Monday, March 14, 2011

Roanoke Canal Trail Half Marathon: 2011 Race Report

post-race coffee and cheap pastry
It's funny, the things you'll let yourself eat after running a race, food you'd never eat in real life.

The Roanoke Canal Half Marathon and 8K Race this past Saturday featured donuts, danishes, trail mix, bananas, apples, pizza, and these things in the picture. I think they're called pin wheels, a snack-sized cousin of cinnamon rolls. Since I avoid dairy, these pin wheels served as my primary source of sustenance after the race. I was famished. And, there are only so many bananas a fellow can eat.

Before I get carried away, I want to post a big shout out to all the volunteers and race officials who made the Roanoke Canal Half Marathon and 8K possible. You were all fantastically encouraging and helpful!

I chose to participate in the Canal Race after receiving an email about it from the good folks who put together the Medoc Trail Race last year. They did such a good job of making that race fun, I figured they'd do the same for this Roanoke Canal Race.

not my photo of the Roanoke Canal Course
Course photo borrowed from here.
At first, I was hesitant to register for this race, because the description indicated that it would be on a flat course "that is waiting for you to set a PR." Sure, it's a trail race. But, what's a trail race without a bunch of hills with roots and rocks to slow a runner down?

As I thought about it a bit more, I figured that running a flat course would be a lot of fun. It'd give me a chance to finally figure out what sort of pace I could run in a road race without having to actually run on the road. Besides, I hadn't raced a half marathon yet.

Viewing the lake before the Roanoke Canal Race
The lake that blew cold wind at us while waiting for the race to start.
It was chilly on race morning. But the temps promised to climb into the low fifties by the end of the race. There was a cold wind blowing over the starting area from across the lake. So, I waited in my car for a while before we were called to the line.

According to my predicted pace time, I was assigned to run in the first wave at the start. The race director asked us all to think about the recent catastrophe in Japan and how lucky we all were to be running. I clapped, because I was glad to be reminded. Then we ran.

I started out fast, probably a little too fast. I wore my watch this time. And, I was impressed to see that I managed to maintain a 7:02 pace for the first two miles. I'd never noted paces per mile before.

not my photo of the Roanoke Canal Course
Course photo borrowed from here.
Then I realized that I should slow down a smidgen, because I could feel myself getting a little tired too soon. By mile six, I was definitely hurting. But, that's how it is supposed to be, right?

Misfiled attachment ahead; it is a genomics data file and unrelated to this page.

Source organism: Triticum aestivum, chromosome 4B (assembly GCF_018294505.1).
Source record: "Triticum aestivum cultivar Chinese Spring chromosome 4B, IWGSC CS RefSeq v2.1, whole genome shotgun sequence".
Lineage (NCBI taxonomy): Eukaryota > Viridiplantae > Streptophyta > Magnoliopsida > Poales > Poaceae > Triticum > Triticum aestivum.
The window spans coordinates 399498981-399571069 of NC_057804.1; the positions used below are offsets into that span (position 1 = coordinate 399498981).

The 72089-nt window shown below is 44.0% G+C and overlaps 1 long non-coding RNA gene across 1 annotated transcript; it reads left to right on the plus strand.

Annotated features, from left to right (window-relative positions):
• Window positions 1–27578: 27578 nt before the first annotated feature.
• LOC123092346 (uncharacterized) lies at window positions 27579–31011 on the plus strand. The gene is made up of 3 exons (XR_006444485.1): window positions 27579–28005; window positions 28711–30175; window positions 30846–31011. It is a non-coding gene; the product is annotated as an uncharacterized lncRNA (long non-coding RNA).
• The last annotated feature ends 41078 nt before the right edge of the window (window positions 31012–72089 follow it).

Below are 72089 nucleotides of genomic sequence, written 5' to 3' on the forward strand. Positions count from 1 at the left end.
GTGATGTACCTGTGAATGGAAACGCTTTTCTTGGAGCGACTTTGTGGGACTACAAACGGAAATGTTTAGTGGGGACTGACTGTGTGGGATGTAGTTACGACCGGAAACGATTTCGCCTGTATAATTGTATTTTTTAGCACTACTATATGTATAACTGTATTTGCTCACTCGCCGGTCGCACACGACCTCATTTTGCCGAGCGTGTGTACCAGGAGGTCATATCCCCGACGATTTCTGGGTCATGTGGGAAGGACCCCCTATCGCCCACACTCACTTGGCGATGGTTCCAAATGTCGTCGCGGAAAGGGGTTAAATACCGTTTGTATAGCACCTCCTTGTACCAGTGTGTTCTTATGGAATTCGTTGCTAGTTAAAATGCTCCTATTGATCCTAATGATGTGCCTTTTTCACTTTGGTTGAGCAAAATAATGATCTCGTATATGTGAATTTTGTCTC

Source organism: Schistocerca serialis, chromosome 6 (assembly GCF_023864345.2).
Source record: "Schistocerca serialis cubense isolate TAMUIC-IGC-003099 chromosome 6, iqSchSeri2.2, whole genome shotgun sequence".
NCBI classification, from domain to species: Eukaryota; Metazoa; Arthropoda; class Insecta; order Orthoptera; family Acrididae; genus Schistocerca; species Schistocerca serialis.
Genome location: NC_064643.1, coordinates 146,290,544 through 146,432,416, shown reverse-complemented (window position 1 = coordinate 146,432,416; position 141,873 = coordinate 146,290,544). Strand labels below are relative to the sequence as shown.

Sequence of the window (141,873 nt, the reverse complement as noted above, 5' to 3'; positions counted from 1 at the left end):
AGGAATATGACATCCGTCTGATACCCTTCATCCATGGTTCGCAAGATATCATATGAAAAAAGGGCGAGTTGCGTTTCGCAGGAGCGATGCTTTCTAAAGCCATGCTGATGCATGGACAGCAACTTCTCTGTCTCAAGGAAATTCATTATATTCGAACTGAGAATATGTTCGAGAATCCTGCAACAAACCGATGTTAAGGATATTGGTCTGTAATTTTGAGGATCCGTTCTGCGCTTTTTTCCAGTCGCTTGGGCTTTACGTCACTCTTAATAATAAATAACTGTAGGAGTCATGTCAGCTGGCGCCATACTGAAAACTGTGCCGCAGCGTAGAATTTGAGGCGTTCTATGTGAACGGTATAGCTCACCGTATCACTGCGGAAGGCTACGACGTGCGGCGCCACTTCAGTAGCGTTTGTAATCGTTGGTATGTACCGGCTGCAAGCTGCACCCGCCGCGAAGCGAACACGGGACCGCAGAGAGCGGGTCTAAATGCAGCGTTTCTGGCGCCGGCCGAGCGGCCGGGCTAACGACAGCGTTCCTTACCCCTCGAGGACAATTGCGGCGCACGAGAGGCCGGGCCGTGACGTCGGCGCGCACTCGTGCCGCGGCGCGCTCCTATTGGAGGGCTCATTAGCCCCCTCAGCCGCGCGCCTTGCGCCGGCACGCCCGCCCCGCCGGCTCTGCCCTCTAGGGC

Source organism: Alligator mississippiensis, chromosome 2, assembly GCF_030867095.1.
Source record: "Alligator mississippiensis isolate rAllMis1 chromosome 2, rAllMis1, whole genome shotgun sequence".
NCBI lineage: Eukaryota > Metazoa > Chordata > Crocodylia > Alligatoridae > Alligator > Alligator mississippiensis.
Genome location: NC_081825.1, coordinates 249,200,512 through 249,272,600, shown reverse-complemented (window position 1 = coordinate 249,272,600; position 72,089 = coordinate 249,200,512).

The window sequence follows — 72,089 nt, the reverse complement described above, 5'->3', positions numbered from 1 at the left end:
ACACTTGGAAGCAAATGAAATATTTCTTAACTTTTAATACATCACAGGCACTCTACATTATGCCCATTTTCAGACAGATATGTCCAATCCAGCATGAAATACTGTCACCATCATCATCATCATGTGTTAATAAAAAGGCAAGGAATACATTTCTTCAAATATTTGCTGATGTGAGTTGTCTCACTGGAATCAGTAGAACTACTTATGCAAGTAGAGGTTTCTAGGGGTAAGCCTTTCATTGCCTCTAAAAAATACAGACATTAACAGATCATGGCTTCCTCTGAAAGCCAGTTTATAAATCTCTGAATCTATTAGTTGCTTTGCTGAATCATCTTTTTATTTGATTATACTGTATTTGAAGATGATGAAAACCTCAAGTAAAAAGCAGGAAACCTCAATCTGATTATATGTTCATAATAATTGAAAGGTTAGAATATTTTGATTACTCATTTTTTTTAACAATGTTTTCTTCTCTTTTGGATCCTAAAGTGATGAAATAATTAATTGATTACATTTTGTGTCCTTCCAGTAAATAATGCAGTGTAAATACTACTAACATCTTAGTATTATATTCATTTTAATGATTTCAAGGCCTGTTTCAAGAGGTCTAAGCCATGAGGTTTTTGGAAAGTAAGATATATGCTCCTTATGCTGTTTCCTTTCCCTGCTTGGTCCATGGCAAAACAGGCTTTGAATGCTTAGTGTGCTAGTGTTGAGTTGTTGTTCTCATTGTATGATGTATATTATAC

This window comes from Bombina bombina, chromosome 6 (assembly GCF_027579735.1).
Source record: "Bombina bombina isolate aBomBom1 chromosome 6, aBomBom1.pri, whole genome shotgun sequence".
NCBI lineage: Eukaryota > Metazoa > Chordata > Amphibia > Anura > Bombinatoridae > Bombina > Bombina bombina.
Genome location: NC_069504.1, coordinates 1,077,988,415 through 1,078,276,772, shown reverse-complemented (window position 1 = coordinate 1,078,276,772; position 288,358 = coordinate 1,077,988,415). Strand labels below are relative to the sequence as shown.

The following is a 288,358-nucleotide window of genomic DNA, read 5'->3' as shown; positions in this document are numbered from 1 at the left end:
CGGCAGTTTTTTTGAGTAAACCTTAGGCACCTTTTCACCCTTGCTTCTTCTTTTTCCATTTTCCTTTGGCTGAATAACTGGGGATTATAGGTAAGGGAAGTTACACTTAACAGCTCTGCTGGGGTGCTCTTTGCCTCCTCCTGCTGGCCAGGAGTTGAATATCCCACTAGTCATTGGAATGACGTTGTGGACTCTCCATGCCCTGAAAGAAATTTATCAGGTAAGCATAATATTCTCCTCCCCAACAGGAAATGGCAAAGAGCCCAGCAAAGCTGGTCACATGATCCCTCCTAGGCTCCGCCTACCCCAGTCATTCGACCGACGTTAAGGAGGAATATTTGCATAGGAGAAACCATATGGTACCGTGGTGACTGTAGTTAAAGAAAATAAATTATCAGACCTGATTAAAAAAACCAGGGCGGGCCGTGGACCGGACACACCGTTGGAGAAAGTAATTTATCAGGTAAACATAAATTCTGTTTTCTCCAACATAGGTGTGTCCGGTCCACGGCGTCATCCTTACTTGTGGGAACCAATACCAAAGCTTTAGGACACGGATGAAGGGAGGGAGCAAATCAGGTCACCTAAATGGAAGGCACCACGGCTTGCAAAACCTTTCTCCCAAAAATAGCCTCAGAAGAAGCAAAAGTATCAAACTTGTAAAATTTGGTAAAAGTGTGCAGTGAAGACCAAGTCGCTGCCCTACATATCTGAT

The out-and-back course proved as serene and beautiful as I presumed it would be after viewing these photos.

Roanoke Rapids is an industrial town, from what I saw. And, perhaps the most interesting landmark along the course was a huge refinery of some sort with billowing "smoke" spewing from the smoke stacks. It didn't stink, though, the smoke. So, I just gawked at the immensity of the architecture.

Anyway, with the exception of a couple curse-worthy hills on the return trip, the course was flat and soft. There were a couple of road crossings, one of which required traffic to stop and wait for us. And, the spartan muddy sections made for some fun footing. It was easy to pass people at pretty much any point.

I owe thanks to a couple of people who served as challengers for me:
Dude in the light-blue shirt: You definitely pushed me for the middle section of the race. And, first-place-overall girl: You were an inspiration for miles ten-ish through eleven-ish. Awesome running!

a finish-line photo from the Roanoke Canal Race
Random finish-line photo: That's not me receiving the medal, there. But, the scene was probably similar to this one when I finished my race.
As I rounded a sharp turn toward the finish line, I managed to avoid slipping on the leaves while mustering as much energy as I could for a fast finish. The finish-line staff handed me the finisher's medal and, even better, a bottle of water. I was very thirsty after finishing in 1:38:xx.

While waiting for the awards ceremony to begin, I went back to my car and put on some jeans, since that cold wind from the lake was still blowing. Then I wandered around eating bananas and those cinnamon things. Runners gathered to watch live race results appear on a flat-screen tv, which was a nice distraction from stretching.

Awards ceremony at the Roanoke Canal Race
Racers congregate and clap during the awards ceremony.
The race director announced the awards for the 8K race first. And, naturally, the half marathon awards followed. The overall half-marathon winner finished in 1:25:18. My humble finish time garnered a third-place age group award for me, though: a pint glass with the race logo. That and the long-sleeve tech shirt made for some pretty nice race swag.

So, as I type this report two days after the race, I realize that I'm more sore than I've ever been after a race. This is strange to me, since there were very few inclines on the course. Maybe I should have done a recovery run yesterday in order to shake out some of the muscle stiffness. Or, maybe I ran with more effort than my body expected. Whatever the cause, I'm glad that the soreness in my legs is the good kind, not the injury kind.

In short, the Roanoke Canal Half Marathon is a fantastic race on an easy course that beats running on pavement any day. I'll definitely keep this on my calendar for next year. You should, too.
pint glass awardThe pint glass award
pint glass awardThe weapons of choice: Inov-8 f-lite 230 (the black ones)

Roanoke Canal race swagThe Roanoke Canal Half Marathon shirt and finisher's medal

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